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Author Topic: empty foot paths  (Read 2680 times)
Slobodan Blagojevic
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When everybody thinks the same... nobody thinks.


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« Reply #20 on: February 22, 2013, 08:36:19 AM »
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... past-their-prime, elderly, self-righteous British lower middle class ...

Really? That species still exists there? Last several times I was in London, I did not see a single Brit, nor heard proper English.
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Slobodan

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SunnyUK
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« Reply #21 on: February 22, 2013, 08:50:34 AM »
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As well as hordes of those who would simply like the advantage of rich nations' safety net, which to locals looks like a pittance, but to them more like a nirvana.

And what's wrong with that? It seems perfectly natural to want to live in a place with a high living standard.

Since these "hordes" of which both you and Rob are talking about often have a better work ethic than the "natives" and do jobs that otherwise wouldn't get done (show me a white, British motor cycle courier in London or a WASP gardener in California), what's the problem?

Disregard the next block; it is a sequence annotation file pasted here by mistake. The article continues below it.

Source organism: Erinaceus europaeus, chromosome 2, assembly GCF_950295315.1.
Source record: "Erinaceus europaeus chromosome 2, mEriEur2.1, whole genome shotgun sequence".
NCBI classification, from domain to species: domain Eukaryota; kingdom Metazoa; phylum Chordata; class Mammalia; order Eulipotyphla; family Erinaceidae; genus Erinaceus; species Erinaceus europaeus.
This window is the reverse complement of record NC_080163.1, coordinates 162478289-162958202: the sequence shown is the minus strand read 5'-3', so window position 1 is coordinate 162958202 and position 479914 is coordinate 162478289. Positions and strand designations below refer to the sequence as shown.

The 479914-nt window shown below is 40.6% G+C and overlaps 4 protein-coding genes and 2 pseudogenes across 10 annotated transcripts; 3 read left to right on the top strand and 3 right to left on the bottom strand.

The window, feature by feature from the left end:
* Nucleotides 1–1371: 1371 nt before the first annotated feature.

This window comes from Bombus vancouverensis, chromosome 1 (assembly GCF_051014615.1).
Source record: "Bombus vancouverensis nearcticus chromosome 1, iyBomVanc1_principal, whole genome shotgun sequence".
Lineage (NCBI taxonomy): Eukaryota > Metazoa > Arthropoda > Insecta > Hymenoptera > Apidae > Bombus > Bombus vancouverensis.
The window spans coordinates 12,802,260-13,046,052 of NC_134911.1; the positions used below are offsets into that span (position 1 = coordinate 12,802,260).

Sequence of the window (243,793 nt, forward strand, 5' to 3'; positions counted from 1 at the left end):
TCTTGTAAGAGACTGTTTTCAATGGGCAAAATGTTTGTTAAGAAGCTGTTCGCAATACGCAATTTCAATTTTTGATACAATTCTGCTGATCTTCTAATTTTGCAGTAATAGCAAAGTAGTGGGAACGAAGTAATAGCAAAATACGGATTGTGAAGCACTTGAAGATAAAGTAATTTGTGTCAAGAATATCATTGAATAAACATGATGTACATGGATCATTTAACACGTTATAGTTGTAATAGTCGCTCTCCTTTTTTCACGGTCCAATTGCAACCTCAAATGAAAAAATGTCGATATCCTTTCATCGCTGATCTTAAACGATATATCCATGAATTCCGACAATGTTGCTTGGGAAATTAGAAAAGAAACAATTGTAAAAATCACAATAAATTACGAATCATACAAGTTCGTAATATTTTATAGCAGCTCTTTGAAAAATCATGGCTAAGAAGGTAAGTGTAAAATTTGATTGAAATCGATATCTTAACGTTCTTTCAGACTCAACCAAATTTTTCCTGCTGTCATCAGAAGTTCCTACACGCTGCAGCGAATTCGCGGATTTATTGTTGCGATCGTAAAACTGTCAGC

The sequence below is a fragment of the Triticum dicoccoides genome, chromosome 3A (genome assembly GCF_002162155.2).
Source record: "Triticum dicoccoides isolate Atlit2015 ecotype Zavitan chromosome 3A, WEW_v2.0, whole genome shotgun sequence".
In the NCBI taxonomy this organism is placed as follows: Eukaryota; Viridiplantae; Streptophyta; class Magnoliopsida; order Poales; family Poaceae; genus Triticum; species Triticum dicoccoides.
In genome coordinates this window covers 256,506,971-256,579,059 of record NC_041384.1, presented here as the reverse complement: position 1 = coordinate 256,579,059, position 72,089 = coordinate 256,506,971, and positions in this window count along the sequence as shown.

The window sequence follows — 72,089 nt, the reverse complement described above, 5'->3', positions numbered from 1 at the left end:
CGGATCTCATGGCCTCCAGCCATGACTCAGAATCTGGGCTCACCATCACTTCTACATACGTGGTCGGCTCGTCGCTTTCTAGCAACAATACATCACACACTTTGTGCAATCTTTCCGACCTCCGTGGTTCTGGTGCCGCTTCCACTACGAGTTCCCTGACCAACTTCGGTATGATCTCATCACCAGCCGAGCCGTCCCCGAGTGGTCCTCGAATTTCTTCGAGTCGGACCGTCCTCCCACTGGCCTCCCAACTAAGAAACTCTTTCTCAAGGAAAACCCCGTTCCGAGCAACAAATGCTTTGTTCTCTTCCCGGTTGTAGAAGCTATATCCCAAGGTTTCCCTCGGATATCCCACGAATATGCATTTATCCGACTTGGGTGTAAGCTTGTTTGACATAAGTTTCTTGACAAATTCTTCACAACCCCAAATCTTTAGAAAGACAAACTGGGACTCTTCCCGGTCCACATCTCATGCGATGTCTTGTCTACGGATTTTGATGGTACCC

Safe living standards, fair laws and a reasonably un-corrupt judicial system, schools and universities, etc, are not finite resources. The more people contribute to society, the more of these things we can afford.  It's a win/win situation (and it's how America got great while Britain got poor).
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Rob C
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« Reply #22 on: February 22, 2013, 10:44:22 AM »
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Sunny,



ď1.  You questioned whether I've ever had to work to pay for my own living, tax, etc, so I replied and explained that I have. If you don't want to hear the answer, you shouldn't ask the question.

2.  Your replies to seem to be far more about my personal circumstances than about the issue we initially disagreed on: Whether or not UK can afford immigration. I'm not prepared to let this turn into a series of personal attacks and snide remarks. So let's just agree to disagree.Ē


1.  I was thrilled to hear your reply; thatís why I asked the question: to see from where your views come.

2.  On the contrary: once I understood your circumstances, I was able to understand your politcal base. Sometimes, itís all very prediictable, and at others, not.

Regarding snide: wasnít it you making broad, sweeping statements about lower-middle class people, expats living off the EC (you imagined) and so forth?

Yep, I think we may as well just agree to differ Ė thereís no future in anything much else here.


ďSafe living standards, fair laws and a reasonably un-corrupt judicial system, schools and universities, etc, are not finite resources. The more people contribute to society, the more of these things we can afford. Itís a win/win situation (and thatís how America got great while Britain got poor.Ē


And people from poorer countries are going to get these standards at home by running away rather than fighting for what they want?